- How can they minimize such negative effects?
As this concept note uses the term, extra-territoriality refers to the applications of the laws of one country to persons, conduct, or relationships outside of that country. Globalization has intensified both the quantity of transnational interactions and the interest of states in regulating them. But, when it comes to the Internet, things are a bit more complex; although by accident, globalization is an Internet feature, not a bug, and legal systems everywhere should recognize this, not try to “fix” it. We must make decisions that exert jurisdiction extra-territorially in ways that allow the Internet to evolve as an open, globally-connected, secure, and trustworthy technology for everyone. But, when a law does not specify its geographic reach, what limits (if any) could courts place on its application?
In order to answer this question, we need to first understand the causal link between social and economic progress and the Internet. The Internet is premised upon a set of fundamental properties, including openness, innovation, permission-less innovation, interoperability, collaboration, and competition. These properties allow the Internet to be a driver for new economies to emerge, for bringing societies closer together, and for allowing novel forms of political expression. These are known as the “Internet invariants” because without them, the Internet would not be like the one we know and use today.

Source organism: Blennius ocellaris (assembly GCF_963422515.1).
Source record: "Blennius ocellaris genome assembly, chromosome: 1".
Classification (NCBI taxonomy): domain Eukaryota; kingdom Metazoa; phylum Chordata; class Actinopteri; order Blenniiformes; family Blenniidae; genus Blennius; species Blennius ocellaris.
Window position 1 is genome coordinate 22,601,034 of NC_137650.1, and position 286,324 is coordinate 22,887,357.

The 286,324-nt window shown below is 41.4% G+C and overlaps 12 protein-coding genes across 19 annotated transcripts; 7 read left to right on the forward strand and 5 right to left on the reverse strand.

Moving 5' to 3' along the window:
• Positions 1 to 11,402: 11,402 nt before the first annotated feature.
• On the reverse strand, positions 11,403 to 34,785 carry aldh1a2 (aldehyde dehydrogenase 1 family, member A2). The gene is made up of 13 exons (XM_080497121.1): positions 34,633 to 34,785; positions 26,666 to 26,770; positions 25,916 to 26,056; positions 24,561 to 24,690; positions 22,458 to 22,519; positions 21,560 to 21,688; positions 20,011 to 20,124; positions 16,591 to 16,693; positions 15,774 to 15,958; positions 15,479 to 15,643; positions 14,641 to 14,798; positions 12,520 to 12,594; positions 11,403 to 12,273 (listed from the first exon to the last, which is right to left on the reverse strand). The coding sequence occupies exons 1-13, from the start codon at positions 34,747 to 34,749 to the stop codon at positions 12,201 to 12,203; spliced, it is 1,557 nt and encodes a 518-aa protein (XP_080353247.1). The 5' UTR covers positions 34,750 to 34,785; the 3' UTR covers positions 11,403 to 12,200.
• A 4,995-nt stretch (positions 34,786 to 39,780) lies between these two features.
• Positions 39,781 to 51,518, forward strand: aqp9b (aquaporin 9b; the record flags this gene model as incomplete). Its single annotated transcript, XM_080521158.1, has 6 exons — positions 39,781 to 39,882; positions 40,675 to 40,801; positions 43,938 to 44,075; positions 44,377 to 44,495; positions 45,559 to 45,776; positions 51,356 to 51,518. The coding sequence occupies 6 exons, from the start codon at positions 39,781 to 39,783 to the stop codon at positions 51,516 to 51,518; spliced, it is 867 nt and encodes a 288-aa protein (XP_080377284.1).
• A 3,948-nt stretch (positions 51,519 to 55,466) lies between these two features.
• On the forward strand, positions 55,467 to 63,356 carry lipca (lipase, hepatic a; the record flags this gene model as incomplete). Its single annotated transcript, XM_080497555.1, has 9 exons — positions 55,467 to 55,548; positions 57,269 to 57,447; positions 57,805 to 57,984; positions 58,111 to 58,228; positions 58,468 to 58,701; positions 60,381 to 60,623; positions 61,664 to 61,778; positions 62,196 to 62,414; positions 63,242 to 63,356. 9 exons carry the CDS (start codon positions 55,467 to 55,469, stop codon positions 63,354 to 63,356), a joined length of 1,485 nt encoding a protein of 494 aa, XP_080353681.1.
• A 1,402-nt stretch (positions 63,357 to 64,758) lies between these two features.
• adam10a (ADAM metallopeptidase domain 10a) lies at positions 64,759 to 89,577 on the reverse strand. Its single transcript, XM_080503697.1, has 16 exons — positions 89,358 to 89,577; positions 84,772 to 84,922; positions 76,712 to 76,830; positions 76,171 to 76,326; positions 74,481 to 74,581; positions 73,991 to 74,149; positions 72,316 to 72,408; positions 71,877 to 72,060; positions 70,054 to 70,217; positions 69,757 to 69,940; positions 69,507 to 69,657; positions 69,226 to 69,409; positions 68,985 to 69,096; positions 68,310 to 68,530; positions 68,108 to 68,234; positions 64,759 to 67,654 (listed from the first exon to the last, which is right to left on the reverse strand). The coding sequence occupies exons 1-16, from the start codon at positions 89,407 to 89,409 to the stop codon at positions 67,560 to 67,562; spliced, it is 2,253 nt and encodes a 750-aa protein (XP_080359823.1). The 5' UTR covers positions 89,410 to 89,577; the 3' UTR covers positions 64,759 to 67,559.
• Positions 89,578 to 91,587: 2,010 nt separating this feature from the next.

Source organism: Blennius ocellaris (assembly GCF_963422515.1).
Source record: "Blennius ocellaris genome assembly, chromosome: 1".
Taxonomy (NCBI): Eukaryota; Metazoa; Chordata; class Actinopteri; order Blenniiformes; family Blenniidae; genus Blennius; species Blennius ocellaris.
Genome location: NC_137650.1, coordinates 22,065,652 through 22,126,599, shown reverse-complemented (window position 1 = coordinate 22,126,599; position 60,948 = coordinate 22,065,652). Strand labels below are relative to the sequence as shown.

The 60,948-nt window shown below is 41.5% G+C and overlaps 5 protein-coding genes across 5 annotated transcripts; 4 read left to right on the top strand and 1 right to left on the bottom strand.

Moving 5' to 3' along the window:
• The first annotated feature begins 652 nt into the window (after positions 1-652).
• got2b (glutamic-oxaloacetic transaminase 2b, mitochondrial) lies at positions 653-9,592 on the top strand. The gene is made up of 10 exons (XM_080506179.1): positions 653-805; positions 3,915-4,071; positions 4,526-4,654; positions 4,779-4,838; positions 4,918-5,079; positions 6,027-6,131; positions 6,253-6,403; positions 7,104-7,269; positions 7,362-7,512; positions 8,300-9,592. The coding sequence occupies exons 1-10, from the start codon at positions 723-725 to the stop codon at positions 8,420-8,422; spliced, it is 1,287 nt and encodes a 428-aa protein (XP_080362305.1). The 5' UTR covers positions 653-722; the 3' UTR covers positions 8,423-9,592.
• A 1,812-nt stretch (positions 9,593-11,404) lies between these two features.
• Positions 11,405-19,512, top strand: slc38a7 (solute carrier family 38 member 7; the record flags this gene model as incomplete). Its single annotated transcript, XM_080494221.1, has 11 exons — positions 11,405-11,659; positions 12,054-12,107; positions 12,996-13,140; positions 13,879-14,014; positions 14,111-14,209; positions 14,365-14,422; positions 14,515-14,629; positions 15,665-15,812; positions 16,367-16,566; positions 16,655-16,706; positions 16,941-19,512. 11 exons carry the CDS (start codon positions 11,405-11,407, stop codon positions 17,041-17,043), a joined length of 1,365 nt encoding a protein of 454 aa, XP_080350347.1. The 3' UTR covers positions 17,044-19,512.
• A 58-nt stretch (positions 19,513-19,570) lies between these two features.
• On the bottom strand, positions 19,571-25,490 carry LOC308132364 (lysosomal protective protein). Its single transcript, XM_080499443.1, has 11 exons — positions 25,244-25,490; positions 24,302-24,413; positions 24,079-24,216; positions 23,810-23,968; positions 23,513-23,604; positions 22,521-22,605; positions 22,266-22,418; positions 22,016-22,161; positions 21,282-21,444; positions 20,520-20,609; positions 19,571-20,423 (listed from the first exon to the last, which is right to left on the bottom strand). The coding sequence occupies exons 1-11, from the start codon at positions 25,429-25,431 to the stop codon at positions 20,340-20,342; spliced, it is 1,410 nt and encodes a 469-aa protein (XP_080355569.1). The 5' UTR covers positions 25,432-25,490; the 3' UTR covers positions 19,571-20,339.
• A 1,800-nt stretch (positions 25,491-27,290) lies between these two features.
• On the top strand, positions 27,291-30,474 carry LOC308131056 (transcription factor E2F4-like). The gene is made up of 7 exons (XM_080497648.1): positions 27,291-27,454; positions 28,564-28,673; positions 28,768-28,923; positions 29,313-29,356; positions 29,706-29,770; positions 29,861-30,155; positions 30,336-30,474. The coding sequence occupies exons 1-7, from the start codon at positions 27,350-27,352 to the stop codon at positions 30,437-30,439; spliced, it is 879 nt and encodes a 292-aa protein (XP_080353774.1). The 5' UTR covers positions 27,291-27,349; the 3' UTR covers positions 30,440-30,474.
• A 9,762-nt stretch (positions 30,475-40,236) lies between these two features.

Unfortunately, in many cases, decision-makers are imposing rules that spill over on the Internet elsewhere, hampering innovation, deterring investment in their own countries, and risking a new digital divide. You only need to look at the annex of the concept note to see how overwhelming the regulatory activity currently is.
The concept note does not suggest that regulation should not happen. Regulation is the prerogative of nation states and state actors have the responsibility to defend the interests of their citizens. However, there is a valid argument that many of the problems associated with the extra-territorial application of laws can be mitigated if stakeholders encourage decentralized, collaborative approaches, including international norms development processes. Such processes and structures can create better outcomes because they have broader participation and are more politically responsive and economically sustainable than some top down approaches.
We often talk about the importance of collaboration in the Internet. In this specific case, we must collaborate to avoid such things like inconsistency, uncoordinated action, fragmentation, and international tension, to name a few. Our thinking has shown that all these unintended consequences can be real in an environment where nation states seek to regulate the global Internet.
Read “The Internet and Extra-Territorial Effect of Laws.” The concept note is also available in French and Spanish.
 In fact, the students who initiated the case had to deliberately and consciously navigate to yahoo.com from yahoo.fr before they could find the auction of Nazi war memorabilia. They did not “accidentally” encounter this auction. They sought it out.